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Design

Regional Picks: Deer-Resistant Plants – Midwest

Fine Gardening - Issue 169

1. ‘Purple Smoke’ Baptisia

‘Purple Smoke’ Baptisia

Name: Baptisia ‘Purple Smoke’

USDA Hardiness Zones: 4 to 9

Size: 3 to 4 feet tall and wide

Conditions: Full sun; well-drained soil

Early in spring, this plant’s deep purple spears (resembling asparagus) wriggle out of the warming soil. They quickly become a sturdy rounded shrub with gray-green, cloverlike foliage. The late-spring flower spikes remind me of lupines (Lupinus spp. and cvs., Zones 4 to 8)—deep purple in bud, opening to a soft, purply-pink. The blooms attract butterflies, and if not deadheaded, they produce seeds resembling peppercorns and are eye-catching well into fall. If grown in full sun, staking is unnecessary. ‘Purple Smoke’ baptisia is tolerant of dry, low-fertility soils but resents transplanting.

 

2. ‘Silveredge’ Japanese Pachysandra

‘Silveredge’ Japanese Pachysandra

Name: Pachysandra terminalis* ‘Silveredge’

Zones: 5 to 8

Size: 6 to 8 inches tall and 2 feet wide

Condition: Partial to full shade; moist, well-drained soil

I admit that pachysandra is even more ubiquitous in gardens than deer. But how often do you see this smart variegated form? ‘Silveredge’ has white spring flowers and a similar size to the more common green form. Instead of glossy green, though, the evergreen leaves are a gray-green matte finish with bold cream edges. An established bed will illuminate any shaded spot. A moderate growth rate means you should space plants closer together than you would with other ground covers.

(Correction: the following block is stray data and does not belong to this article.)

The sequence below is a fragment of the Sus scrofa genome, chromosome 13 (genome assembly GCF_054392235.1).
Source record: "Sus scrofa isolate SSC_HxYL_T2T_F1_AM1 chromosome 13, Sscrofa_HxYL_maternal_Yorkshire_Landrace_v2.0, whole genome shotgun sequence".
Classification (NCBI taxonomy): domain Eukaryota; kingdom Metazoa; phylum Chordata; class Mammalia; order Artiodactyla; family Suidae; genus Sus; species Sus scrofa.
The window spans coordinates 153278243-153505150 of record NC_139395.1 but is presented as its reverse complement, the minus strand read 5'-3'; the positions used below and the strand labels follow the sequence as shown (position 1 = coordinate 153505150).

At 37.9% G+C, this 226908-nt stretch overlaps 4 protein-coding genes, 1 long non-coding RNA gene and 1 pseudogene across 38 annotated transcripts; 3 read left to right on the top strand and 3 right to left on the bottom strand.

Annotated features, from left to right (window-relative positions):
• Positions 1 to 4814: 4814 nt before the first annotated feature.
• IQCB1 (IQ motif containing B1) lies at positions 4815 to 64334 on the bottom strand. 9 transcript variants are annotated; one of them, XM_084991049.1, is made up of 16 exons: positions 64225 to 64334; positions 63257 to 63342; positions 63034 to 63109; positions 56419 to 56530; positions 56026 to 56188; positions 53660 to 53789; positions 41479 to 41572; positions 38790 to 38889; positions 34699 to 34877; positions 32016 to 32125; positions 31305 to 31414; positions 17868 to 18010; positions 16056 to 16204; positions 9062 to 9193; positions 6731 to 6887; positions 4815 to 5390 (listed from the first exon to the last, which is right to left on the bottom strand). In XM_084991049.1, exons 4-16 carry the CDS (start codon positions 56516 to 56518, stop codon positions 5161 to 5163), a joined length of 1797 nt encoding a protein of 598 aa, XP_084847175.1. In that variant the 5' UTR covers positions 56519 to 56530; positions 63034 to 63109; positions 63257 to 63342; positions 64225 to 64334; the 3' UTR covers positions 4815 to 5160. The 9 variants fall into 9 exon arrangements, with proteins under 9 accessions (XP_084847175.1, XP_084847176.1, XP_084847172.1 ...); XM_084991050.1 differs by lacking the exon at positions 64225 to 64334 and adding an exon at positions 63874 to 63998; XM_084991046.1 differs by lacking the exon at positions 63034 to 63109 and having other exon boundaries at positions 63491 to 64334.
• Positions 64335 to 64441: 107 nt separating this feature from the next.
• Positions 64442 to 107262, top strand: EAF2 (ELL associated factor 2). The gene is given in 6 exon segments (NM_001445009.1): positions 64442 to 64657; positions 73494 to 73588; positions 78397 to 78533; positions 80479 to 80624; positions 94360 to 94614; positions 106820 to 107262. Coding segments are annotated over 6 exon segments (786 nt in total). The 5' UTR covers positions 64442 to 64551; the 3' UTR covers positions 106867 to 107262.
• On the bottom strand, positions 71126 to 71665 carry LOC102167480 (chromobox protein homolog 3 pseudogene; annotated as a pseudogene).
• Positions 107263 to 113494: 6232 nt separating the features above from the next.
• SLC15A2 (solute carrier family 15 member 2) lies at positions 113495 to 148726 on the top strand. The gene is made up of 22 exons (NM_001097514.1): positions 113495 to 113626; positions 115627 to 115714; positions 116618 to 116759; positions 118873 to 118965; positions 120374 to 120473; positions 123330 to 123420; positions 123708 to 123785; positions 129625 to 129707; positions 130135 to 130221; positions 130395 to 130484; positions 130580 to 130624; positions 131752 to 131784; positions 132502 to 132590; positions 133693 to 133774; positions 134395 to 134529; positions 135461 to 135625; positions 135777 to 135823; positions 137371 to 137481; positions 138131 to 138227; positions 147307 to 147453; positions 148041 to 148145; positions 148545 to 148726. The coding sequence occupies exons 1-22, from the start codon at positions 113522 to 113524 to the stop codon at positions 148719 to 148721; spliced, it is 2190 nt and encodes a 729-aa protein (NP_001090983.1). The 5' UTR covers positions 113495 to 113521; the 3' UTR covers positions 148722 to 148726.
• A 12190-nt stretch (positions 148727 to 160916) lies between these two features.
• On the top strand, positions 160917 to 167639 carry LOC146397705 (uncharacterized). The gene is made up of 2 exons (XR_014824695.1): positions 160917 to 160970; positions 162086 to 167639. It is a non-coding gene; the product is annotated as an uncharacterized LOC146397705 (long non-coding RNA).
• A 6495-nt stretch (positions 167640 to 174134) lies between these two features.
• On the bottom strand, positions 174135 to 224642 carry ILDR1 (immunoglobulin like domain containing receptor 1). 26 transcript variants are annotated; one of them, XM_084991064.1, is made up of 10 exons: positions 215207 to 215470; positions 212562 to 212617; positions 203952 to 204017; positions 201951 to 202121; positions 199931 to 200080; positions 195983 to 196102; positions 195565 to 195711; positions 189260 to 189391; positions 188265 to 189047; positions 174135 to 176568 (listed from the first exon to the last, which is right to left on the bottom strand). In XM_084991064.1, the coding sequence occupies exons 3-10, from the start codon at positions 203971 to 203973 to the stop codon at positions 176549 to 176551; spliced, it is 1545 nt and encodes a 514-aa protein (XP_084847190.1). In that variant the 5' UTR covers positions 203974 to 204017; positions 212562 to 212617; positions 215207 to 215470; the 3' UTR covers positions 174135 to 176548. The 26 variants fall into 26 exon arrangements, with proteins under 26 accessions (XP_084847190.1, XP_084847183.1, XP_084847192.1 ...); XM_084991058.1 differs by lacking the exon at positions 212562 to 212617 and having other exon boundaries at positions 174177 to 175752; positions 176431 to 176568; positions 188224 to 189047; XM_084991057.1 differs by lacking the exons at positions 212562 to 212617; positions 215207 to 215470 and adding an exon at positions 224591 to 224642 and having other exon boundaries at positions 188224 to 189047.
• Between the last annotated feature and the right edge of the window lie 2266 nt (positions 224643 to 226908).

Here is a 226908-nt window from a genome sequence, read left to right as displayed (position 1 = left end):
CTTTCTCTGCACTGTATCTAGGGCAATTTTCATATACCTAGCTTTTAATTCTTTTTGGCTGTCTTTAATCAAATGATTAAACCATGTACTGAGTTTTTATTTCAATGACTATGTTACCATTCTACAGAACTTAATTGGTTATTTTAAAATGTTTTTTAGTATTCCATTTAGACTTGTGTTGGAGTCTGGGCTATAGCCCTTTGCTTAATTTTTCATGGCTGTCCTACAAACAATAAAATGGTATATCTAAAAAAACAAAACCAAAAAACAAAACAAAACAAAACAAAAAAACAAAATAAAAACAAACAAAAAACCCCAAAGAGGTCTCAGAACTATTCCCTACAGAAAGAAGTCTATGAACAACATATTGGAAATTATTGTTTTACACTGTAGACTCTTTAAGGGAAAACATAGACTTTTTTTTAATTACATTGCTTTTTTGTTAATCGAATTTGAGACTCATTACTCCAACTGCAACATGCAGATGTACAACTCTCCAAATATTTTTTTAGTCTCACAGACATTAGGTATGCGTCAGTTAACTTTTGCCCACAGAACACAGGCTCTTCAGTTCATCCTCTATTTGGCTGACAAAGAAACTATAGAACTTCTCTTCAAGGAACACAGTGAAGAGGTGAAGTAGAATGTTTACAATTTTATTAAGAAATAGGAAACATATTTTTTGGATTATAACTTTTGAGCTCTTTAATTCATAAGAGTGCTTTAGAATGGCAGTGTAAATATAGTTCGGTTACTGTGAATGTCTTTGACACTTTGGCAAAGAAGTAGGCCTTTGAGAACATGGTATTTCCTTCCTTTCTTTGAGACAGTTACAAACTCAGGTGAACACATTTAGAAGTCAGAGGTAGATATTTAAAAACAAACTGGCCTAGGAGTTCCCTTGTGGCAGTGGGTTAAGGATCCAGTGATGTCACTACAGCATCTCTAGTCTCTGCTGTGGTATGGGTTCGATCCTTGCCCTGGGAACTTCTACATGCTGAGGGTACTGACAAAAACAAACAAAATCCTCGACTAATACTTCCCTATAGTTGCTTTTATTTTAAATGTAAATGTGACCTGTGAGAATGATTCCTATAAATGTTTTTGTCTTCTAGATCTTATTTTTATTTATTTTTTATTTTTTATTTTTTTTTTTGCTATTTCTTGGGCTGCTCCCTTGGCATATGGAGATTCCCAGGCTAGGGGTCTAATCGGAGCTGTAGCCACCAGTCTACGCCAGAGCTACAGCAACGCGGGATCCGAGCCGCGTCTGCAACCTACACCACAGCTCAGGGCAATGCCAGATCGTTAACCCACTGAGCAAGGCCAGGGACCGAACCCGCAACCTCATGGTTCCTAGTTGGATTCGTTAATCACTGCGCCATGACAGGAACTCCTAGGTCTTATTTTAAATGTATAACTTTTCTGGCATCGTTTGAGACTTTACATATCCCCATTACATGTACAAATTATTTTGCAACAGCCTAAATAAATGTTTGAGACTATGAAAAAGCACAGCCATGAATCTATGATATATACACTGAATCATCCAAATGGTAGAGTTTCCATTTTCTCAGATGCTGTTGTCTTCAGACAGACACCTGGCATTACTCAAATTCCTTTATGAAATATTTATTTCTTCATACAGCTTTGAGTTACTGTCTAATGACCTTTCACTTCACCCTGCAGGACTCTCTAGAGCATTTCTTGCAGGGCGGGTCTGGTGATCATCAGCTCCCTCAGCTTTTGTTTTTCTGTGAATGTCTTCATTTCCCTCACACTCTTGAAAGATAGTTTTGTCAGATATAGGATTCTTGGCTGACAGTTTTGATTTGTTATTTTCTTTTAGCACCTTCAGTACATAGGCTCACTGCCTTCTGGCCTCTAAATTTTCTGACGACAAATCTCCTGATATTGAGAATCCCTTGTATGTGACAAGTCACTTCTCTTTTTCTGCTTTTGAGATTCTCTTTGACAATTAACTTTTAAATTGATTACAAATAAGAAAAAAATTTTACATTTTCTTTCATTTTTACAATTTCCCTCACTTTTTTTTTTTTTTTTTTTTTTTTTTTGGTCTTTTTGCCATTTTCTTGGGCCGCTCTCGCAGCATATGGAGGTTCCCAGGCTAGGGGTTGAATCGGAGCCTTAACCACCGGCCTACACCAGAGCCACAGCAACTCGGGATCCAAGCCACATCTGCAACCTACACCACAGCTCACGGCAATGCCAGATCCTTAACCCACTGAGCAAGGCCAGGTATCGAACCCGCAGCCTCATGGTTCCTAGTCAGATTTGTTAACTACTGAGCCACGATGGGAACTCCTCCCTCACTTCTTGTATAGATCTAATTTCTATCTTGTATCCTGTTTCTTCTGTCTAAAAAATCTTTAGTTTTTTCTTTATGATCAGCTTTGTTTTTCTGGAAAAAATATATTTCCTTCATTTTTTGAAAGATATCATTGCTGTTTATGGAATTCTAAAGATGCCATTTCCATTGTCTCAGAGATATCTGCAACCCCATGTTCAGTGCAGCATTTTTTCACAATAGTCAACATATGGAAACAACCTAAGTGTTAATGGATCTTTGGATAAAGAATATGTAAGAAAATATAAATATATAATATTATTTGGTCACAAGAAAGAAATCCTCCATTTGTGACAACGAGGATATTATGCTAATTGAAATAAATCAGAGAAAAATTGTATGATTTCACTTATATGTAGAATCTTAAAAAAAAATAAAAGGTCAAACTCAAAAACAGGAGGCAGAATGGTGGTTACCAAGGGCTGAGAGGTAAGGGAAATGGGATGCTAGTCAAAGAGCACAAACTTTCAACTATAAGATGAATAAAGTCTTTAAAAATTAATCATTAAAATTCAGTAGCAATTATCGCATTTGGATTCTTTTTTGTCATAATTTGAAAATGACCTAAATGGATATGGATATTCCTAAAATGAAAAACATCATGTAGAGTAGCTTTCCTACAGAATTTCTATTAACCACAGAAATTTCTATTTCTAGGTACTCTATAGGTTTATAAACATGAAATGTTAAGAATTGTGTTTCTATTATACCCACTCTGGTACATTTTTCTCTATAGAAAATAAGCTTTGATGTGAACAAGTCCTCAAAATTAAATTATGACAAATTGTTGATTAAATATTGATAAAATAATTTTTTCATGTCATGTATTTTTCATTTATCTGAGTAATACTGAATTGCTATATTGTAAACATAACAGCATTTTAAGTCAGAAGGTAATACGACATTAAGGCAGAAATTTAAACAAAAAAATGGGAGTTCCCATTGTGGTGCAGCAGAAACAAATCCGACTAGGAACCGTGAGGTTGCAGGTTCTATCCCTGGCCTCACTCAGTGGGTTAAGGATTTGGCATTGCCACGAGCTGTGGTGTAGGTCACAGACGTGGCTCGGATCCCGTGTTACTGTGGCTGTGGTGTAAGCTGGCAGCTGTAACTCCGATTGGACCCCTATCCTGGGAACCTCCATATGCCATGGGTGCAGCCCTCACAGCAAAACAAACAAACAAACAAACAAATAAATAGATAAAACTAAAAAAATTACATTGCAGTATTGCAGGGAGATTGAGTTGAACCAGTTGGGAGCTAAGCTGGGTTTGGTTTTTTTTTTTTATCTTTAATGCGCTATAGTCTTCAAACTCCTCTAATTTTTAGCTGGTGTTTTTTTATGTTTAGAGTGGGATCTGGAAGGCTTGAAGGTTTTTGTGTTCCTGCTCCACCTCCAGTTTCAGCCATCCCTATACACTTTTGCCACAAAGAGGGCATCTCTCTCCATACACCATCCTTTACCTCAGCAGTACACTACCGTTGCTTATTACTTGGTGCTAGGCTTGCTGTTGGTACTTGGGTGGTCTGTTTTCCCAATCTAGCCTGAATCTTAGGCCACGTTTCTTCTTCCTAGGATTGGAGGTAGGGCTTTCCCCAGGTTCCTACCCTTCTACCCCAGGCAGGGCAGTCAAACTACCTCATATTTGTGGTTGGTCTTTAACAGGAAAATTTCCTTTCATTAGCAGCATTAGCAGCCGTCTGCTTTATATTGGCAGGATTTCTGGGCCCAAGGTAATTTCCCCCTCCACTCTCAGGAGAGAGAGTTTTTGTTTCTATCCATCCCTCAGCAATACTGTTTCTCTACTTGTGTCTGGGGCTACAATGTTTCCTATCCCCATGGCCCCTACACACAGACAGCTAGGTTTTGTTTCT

3. Himalayan Maidenhair Fern

Himalayan Maidenhair Fern

Name: Adiantum venustum

Zones: 4 to 8

Size: 15 to 18 inches tall and 3 feet wide

Conditions: Partial to full shade; moist, well-drained soil

As a rule, ferns are quite deer resistant, and Himalayan maidenhair is no exception. While the more common Northern maidenhair (Adiantum pedatum, Zones 3 to 8) possesses lovely, delicate foliage, its Himalayan cousin makes it look almost coarse by comparison. The elegant fronds range from apple green to medium green, with striking black wiry stems. Uniform moisture produces a charming clump that spreads in a mannerly fashion. Easy to divide, this fern is also semievergreen. To really show it off, pair this incredible fern with bold-foliage perennials like hosta (Hosta spp. and cvs., Zones 3 to 9) and bergenia (Bergenia spp. and cvs., Zones 3 to 9).

 

4. ‘Purple Prince’ Epimedium

‘Purple Prince’ Epimedium

Name: Epimedium grandiflorum ‘Purple Prince’

Zones: 4 to 8

Size: 18 inches tall and wide

Conditions: Full to partial shade; moist, well-drained soil

Barrenwort. Fairy wings. Bishop’s cap. All common names for an uncommonly easy, clump-forming perennial that makes a great front-of-the-border ground cover. Or you can site it under thirsty, shallow-rooted trees where other things won’t grow. The heart-shaped leaves of this plant emerge with a cinnamon overlay before subtle, plum-purple flowers arise in airy spikes, hovering over the greening foliage. After the midspring flowering, a second crop of leaves emerges. This plant boasts a moderate growth rate and prefers consistent moisture, but will tolerate dry soils if that’s all the site offers.

 

Tony Fulmer is chief horticulture officer at Chalet, a specialty nursery in Wilmette, Illinois.

Photos: Doreen Wynja; courtesy of Tony Fulmer; millettephotomedia.com 

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